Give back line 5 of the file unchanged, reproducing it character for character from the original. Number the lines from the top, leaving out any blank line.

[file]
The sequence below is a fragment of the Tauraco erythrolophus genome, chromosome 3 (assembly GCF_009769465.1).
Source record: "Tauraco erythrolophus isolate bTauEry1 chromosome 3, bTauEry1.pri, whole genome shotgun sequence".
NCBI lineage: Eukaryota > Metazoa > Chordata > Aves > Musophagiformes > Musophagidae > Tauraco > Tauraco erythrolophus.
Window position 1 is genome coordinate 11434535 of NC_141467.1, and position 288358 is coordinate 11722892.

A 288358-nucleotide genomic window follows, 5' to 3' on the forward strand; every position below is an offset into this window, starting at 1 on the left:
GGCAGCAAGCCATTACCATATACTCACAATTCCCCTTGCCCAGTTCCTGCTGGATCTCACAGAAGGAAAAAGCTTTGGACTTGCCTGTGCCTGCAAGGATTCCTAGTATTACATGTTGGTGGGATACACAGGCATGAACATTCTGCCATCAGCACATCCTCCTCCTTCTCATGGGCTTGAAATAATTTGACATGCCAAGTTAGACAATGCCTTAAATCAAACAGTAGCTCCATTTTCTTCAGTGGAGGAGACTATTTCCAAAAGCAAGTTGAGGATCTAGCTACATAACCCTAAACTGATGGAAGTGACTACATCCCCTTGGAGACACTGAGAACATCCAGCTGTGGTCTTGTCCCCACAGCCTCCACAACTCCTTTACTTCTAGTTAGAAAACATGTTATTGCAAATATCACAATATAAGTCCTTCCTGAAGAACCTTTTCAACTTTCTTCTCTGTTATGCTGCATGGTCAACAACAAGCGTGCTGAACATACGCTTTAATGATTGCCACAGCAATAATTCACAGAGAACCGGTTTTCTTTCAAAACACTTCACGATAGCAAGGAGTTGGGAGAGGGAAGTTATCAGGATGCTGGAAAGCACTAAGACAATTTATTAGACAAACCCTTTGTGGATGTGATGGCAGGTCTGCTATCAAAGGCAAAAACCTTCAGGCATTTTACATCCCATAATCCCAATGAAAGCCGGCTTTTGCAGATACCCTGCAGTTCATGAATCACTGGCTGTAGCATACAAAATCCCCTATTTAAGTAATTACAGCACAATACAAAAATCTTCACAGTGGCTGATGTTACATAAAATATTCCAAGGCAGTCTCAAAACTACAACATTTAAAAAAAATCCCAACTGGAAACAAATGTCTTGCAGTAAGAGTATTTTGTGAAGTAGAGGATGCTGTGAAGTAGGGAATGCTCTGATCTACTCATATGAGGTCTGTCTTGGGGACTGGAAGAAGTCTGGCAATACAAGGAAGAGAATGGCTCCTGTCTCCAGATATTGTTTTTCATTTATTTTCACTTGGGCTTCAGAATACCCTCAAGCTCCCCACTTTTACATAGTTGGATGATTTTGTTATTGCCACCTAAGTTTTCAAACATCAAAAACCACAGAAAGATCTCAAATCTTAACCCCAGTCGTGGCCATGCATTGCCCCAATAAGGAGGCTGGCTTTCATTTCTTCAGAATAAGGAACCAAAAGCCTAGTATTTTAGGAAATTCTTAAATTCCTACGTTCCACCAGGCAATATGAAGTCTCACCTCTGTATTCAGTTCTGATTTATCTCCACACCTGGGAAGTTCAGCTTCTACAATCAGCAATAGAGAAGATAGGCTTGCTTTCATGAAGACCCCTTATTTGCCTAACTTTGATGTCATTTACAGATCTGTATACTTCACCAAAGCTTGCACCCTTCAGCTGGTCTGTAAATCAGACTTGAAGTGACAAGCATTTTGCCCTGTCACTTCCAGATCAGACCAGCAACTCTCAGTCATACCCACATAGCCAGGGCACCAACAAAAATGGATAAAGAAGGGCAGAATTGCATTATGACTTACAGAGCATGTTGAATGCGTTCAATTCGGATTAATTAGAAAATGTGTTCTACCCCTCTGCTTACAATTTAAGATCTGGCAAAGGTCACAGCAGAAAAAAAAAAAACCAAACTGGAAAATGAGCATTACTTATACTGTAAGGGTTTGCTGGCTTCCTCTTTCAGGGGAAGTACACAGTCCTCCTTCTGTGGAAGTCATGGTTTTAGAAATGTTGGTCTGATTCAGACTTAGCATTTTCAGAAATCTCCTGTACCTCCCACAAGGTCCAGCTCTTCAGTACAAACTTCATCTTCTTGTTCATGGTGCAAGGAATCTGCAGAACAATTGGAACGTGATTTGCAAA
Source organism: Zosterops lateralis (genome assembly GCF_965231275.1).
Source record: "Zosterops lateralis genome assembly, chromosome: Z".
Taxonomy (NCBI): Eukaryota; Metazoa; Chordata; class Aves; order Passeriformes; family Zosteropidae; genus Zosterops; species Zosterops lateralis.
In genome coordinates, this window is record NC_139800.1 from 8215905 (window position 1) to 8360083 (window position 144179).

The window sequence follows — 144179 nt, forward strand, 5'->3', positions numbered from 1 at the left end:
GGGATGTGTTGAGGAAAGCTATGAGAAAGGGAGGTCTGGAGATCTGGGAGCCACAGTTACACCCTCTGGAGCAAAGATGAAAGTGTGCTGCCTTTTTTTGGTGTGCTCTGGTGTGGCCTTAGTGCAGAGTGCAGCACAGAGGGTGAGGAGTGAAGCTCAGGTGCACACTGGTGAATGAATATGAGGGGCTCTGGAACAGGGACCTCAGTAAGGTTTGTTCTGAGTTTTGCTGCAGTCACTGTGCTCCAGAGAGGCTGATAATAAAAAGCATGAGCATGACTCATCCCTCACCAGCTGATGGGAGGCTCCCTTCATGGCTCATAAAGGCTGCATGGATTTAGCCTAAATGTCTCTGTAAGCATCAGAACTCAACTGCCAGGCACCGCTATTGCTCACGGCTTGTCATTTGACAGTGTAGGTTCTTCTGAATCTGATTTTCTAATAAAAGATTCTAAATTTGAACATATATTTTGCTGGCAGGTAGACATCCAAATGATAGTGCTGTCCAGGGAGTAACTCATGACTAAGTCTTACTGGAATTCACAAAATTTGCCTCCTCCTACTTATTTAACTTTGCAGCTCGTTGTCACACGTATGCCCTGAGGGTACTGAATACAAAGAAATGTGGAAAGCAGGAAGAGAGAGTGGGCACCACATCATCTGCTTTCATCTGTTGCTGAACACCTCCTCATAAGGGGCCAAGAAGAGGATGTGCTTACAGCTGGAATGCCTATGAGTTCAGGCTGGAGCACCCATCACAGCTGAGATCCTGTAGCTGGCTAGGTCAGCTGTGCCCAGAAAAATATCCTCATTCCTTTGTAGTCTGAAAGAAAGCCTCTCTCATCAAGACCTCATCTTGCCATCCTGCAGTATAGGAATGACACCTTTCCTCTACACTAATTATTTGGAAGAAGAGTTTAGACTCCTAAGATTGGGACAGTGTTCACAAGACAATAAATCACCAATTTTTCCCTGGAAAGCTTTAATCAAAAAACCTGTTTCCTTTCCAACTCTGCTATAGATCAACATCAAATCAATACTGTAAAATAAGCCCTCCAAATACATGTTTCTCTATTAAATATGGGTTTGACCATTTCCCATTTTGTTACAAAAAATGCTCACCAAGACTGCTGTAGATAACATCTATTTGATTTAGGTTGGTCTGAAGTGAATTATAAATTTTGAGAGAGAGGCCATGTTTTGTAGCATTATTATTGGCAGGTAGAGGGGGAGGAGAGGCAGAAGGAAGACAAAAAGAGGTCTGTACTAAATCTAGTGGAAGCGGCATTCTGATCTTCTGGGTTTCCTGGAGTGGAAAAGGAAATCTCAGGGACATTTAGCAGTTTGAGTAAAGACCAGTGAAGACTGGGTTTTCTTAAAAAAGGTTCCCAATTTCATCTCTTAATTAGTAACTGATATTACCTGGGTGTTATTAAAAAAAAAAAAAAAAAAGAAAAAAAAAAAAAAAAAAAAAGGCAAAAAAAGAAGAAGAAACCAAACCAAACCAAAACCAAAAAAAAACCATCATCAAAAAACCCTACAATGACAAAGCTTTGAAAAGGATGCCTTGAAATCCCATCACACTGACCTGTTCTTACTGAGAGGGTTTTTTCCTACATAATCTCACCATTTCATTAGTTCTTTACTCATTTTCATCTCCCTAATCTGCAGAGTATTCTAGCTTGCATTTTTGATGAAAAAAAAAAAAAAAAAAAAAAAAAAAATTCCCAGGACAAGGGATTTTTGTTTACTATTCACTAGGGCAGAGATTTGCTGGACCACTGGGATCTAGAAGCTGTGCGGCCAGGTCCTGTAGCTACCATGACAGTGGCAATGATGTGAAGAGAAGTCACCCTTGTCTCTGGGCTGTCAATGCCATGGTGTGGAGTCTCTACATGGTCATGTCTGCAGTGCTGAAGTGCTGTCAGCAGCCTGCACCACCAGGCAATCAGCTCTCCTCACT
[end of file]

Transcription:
A 288358-nucleotide genomic window follows, 5' to 3' on the forward strand; every position below is an offset into this window, starting at 1 on the left: